My Favorite Martian versus Garth Brooks.
This story should have stayed in our heads. Reading Stephen King‘s daunting 1000+ page The Stand (restored version, of course), nothing “visual” could intercept our imagination driving onto the wastelands of a dead earth, seeing an unseeable being (Flagg) in our mind’s eye, envisioning the disturbing horrors of the Lincoln Tunnel gridlock, the appendix operation, the suicides and rapes and mean killings.
To the chagrin of a billion readers, director Mick Garris and the tome’s author himself, King (as executive producer, screenwriter, and actor), offer us a vapid TV visualization of the book, diminishing all its epic impact.
A super-flu has decimated the bulk of humanity and two camps (one Good, led by Mother Abigail in Colorado, one Eeevil, led by Randall Flagg in – where else? – Vegas) amass devotees to stage a Final Battle.
Aided by a clutch of talent-challenged aspirin-ad veterans and phone-in cameos (Ed Harris and Kathy Bates), this six-hour mini-series, a direly obvious television production, gives us an intelligent A-Lister as Stu Redman, the tacit leader of the group (Gary Sinise, working his Mini-Eastwood Method), Ray Walston (who still can’t shake that MY FAVORITE MARTIAN Method), Miguel Ferrer (great in anything, here Flagg’s right-hand man), two Brat Packers right at home in TV Land (Rob Lowe and Molly Ringwald’s Lips), and Stephen King himself (playing against type, as a character with an IQ greater than his shoe size, doing a very passable imitation of an actor).
And the bad guy? The incarnation of hell-on-earth whose visage people could not cast their gaze upon? – a country singer with a mullet!
Maybe King made a mistake in naming his menace “Randall Flagg.” Who could tremble before a villain who answers to “Randy”? If Jeff Goldblum (as rumored) had accepted the role of Flagg, we might have had a respectable screen-demon on our hands – instead, the movie miscasts Jamey Sheridan as the Dark Man of our nightmares: a toe-tappin’ redneck with a Def-Leppard-roadie hairdo. The only thing more sinful than Sheridan’s Huey Lewis mullet-palooza was his 80s fashion sense.
Leaning heavily on the delusional proselytizing of their matriarch, Mother Abigail (Ruby Dee), no one seemed to notice that the “epic quest” she entreats four characters to undertake “to make a Stand!” against Flagg’s evil achieves nothing that wasn’t going to transpire anyway. Flagg’s downfall was precipitated by inefficient management, insubordination and bad judgment in recruiting a loose cannon like Trashcan Man (a compulsive arsonist, played with lunatic scene-chewing by Matt Frewer), who delivers a nuclear weapon into the heart of Flagg’s congregation, only to have it set off by none other than the Hand Of God (whadaya know – a deus ex machina as a deus ex machina!). All these events had nothing to do with our rose-mouthed do-gooders and their half-assed jibes at Flagg, ultimately getting crucified for their troubles… Well, trusting to the wigged-out soothsaying of a raving old woman hallucinating from her mixture of Demerol, Cyclizine and down-home moonshine and traveling to The Dark Man’s lair with no plan, no resources, nothing but “the shirts on their backs” was bound to lead to the business end of a crucifix.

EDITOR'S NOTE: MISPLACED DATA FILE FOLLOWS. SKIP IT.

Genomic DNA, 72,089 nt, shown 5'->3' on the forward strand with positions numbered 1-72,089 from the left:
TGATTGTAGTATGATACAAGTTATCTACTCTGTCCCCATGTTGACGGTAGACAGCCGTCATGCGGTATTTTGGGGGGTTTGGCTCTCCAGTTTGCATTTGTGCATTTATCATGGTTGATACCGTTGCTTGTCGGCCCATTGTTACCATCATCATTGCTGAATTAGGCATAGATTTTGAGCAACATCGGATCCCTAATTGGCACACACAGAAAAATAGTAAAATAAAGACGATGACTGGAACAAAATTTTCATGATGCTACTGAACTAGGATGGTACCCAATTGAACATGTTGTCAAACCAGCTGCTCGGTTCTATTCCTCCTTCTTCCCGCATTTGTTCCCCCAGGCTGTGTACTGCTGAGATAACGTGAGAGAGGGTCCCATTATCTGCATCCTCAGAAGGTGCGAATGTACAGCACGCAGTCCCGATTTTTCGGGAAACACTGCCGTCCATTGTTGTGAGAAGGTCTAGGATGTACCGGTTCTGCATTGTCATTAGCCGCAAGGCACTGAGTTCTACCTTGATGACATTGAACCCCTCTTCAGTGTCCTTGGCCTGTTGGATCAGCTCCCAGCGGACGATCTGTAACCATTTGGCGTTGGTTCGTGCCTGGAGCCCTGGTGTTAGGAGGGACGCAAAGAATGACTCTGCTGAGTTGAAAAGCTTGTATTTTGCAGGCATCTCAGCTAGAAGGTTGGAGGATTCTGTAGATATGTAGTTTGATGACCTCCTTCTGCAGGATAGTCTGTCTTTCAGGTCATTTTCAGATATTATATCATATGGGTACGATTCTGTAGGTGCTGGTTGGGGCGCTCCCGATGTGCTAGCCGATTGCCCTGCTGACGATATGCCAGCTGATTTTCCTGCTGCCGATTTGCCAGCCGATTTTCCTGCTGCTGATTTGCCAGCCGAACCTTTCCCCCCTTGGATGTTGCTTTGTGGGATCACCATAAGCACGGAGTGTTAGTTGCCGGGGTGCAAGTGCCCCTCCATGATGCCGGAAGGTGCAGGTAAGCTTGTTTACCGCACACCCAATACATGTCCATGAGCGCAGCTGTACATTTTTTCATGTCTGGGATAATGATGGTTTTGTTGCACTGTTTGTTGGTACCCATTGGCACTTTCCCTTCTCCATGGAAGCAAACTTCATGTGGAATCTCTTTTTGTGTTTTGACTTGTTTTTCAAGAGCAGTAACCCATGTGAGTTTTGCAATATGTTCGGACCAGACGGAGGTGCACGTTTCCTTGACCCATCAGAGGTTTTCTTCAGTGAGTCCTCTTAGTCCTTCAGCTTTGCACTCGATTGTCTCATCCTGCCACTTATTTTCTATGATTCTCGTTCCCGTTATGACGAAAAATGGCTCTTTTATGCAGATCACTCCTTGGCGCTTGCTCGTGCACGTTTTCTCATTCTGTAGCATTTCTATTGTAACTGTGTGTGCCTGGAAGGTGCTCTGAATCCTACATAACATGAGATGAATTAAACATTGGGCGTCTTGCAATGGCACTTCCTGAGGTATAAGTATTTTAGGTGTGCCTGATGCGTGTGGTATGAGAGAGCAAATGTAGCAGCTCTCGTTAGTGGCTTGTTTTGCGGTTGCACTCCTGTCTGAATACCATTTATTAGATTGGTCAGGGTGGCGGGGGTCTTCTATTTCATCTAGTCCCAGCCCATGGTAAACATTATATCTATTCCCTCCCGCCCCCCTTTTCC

Even in the book, simply laughing in the face of the Bad Guy in order to cause empire-crumbling dissension was an obtuse disconnect; a tale so wonderfully kinetic and operatic – brick-walled when one realizes that the author himself had no clear notion on how to wrap that beargarden with any serious impact.
Ultimately, the actual “Stand” spoken of so reverently comprised of interminable walking scenes which amounted to padding, with Stu breaking his leg and sitting out the key plot scenes in a ditch. No one was allowed to drive, with no rational reasons given, other than “Mother Abigail said so.” And after all that meaningless walking – once the Old Testament God of Wrath goes Gomorrah on Vegas with His old-fashioned tabula rasa idealism – Stu boosts a car and drives back to Colorado!
Mother Abigail’s wholly erroneous precognition is surprisingly not even questioned by now and we surmise the townsfolk just want to cut their losses and move on, whilst retiring the old bat to a sanitarium. With her amorphous auguring and everyone else in the cast displaying bursts of psychic linkage whenever required to enhance the plot, the actual “boundaries” of these psychic powers is never delineated.
For example, Stu can “sense” when a character fatally crashes his bike, yet he couldn’t sense that same character building a bomb, premeditating destroying their community. In another case, after two of Flagg’s henchmen kill a Judge whom Flagg wanted alive, Flagg himself suddenly appears and flogs them to death – why didn’t he simply appear two minutes earlier and acquire the Judge himself?
King is justifiably proud of this work; what were once simply motes of his imagination, transferred to typewriter keys, now walking, breathing townsfolk. In a late scene, his joy at seeing “Stu!” and “Tom Cullen!” was heartfelt as their Creator, as well as his character happy for their safe return.
The book is more forgiving in its plot holes and inconsistencies, but that is more telling on the genius of the writer than the content of the tale itself.